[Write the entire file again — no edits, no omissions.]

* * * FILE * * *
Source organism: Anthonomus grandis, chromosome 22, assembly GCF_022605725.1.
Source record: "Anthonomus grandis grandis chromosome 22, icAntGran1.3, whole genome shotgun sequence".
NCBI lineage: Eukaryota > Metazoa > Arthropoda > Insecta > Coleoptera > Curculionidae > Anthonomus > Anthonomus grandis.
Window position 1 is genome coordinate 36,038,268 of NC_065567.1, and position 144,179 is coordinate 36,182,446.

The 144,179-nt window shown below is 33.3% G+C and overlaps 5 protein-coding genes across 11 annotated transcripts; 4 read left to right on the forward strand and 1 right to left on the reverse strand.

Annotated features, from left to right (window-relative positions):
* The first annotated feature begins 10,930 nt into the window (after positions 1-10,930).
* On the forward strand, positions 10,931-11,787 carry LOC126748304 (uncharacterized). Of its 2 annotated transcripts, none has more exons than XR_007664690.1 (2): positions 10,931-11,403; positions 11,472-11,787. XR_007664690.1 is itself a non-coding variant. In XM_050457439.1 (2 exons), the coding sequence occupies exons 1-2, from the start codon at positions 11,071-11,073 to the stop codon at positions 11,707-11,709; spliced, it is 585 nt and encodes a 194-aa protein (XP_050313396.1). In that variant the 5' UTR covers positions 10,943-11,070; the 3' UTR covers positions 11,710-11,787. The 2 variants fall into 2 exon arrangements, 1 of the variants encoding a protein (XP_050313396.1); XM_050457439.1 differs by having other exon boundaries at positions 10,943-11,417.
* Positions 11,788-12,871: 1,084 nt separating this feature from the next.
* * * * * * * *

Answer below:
Source organism: Anthonomus grandis, chromosome 22, assembly GCF_022605725.1.
Source record: "Anthonomus grandis grandis chromosome 22, icAntGran1.3, whole genome shotgun sequence".
NCBI lineage: Eukaryota > Metazoa > Arthropoda > Insecta > Coleoptera > Curculionidae > Anthonomus > Anthonomus grandis.
Window position 1 is genome coordinate 36,038,268 of NC_065567.1, and position 144,179 is coordinate 36,182,446.

The 144,179-nt window shown below is 33.3% G+C and overlaps 5 protein-coding genes across 11 annotated transcripts; 4 read left to right on the forward strand and 1 right to left on the reverse strand.

Annotated features, from left to right (window-relative positions):
* The first annotated feature begins 10,930 nt into the window (after positions 1-10,930).
* On the forward strand, positions 10,931-11,787 carry LOC126748304 (uncharacterized). Of its 2 annotated transcripts, none has more exons than XR_007664690.1 (2): positions 10,931-11,403; positions 11,472-11,787. XR_007664690.1 is itself a non-coding variant. In XM_050457439.1 (2 exons), the coding sequence occupies exons 1-2, from the start codon at positions 11,071-11,073 to the stop codon at positions 11,707-11,709; spliced, it is 585 nt and encodes a 194-aa protein (XP_050313396.1). In that variant the 5' UTR covers positions 10,943-11,070; the 3' UTR covers positions 11,710-11,787. The 2 variants fall into 2 exon arrangements, 1 of the variants encoding a protein (XP_050313396.1); XM_050457439.1 differs by having other exon boundaries at positions 10,943-11,417.
* Positions 11,788-12,871: 1,084 nt separating this feature from the next.